Samuel Gedge Ltd. Rare Books of Norwich, UK has issued their Catalogue XIV. Gedge offers a variety of antiquarian material, primarily English, with a concentration in the 18th century. Along with books there are manuscript letters and other documents, and various ephemeral items. There are no photographs, but that is because Gedge's material is too old for this type of representation. Drawings and paintings to capture the times, however, are to be found. These are a few of the items we found in this latest selection from Samuel Gedge.
Item 7 is a trade card for a very strange device, by today's standards anyway, though quite popular at the time (circa 1765). It is headed, At Margate in the Isle of Thanet, in Kent, is erected by Thomas Surflen, opposite the White Heart, a very commodious bathing machine... The bathing machine was not something in which to take a bath. It was a contraption designed to provide privacy in an era where men and women were not supposed to see each other on the beach. It was a modesty thing. This wheeled carriage, with a folding tent-like extension and barriers, was a place either a man or woman could change into appropriate bathing attire. It was wheeled down to the water's edge. The customer could then step out of it and into the water, the machine blocking the view of others on the beach. Sure sounds like this would take much of the fun out of swimming, but, hey, this was the 18th century. A horse was hooked up to the front to pull the device up through the sand when the swimmer was finished. Mr. Surflen notes that he is available to help gentlemen customers, while his daughter is present to assist the ladies. Priced at £650 (British pounds, or approximately $1,033 in U.S. currency).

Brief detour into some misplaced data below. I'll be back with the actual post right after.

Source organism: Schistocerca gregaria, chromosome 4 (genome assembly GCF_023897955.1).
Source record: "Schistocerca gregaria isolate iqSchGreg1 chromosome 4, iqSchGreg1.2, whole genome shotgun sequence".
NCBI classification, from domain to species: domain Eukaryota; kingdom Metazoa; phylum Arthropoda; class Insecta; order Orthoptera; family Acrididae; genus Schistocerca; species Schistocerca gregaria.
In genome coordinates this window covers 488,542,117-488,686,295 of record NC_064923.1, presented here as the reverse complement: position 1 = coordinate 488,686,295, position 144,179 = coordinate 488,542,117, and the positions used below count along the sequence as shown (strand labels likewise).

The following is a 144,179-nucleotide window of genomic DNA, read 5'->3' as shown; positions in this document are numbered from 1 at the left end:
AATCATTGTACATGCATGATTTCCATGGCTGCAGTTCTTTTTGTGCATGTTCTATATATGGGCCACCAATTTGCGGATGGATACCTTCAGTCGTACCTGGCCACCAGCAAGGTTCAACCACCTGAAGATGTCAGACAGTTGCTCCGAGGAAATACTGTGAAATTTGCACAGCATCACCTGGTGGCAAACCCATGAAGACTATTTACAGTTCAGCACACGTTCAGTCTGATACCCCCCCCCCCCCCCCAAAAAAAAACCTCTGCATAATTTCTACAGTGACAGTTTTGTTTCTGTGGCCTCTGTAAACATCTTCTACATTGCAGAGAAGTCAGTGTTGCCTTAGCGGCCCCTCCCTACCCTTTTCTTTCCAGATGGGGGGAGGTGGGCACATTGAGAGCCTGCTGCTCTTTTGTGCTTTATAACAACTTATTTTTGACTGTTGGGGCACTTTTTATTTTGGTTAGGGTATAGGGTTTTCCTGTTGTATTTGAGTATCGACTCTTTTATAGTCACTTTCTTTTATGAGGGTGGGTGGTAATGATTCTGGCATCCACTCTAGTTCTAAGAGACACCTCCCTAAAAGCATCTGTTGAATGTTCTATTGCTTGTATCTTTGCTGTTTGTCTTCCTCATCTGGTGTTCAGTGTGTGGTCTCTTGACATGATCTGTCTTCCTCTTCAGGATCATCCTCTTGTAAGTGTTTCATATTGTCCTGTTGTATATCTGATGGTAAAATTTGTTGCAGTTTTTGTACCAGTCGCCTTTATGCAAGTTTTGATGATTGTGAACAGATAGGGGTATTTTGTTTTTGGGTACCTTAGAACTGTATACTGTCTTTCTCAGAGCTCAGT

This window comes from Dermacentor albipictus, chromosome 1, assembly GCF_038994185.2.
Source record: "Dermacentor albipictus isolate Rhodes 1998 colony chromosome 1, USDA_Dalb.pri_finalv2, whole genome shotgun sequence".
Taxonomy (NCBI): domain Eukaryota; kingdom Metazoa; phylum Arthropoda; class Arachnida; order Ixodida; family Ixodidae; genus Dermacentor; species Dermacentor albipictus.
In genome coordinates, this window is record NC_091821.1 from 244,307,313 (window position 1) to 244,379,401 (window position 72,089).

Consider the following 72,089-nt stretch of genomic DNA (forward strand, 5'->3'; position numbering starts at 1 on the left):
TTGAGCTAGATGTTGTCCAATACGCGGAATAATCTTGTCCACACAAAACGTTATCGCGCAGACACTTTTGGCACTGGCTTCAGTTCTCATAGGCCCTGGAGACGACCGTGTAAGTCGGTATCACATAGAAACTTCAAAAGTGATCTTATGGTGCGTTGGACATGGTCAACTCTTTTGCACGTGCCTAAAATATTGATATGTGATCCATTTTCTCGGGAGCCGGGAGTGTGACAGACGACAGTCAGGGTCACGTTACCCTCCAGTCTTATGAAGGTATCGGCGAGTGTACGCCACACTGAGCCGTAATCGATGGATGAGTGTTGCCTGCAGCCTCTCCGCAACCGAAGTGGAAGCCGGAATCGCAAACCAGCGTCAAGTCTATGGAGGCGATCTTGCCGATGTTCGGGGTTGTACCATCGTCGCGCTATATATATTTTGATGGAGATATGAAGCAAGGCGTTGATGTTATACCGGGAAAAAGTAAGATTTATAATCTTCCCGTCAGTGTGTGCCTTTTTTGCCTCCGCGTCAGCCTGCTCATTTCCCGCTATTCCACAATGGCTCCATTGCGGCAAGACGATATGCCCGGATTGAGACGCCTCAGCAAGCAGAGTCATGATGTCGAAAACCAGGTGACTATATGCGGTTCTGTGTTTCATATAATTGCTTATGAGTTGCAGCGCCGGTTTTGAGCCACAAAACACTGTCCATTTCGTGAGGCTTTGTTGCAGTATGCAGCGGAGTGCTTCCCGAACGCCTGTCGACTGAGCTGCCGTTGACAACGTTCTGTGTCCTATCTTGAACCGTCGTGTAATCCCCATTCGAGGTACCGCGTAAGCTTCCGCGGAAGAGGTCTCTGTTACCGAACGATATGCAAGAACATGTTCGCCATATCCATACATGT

In today's modern world, people insult each other by posting messages on some website or other, usually anonymously. This was not possible a couple of centuries ago, but evidently the need to insult was just as great. Instead, they would publish pamphlets insulting each other, and not necessarily anonymously. The “insultee” would then have to defend himself in a responding pamphlet. Pamphlet wars could go on for years. Item 71 is a letter and a responsive pamphlet from one Felice Mariottini, a learned man who had trouble finding a suitable position in Italy. Eventually he moved to London to become an instructor in the Italian language. There he discovered that Madame de Genlis, whose children he had tutored, had attacked him in her memoirs, claiming he had made repeated passes at her. In this letter (written in Italian) Mariottini defends himself. A copy of his pamphlet, Public testimonies, to oppose private misrepresentations concerning Mr. Mariottini's character and abilities, whatever they may be (1796), was included with the letter when originally sent, and is included here. £850 (US $1,351).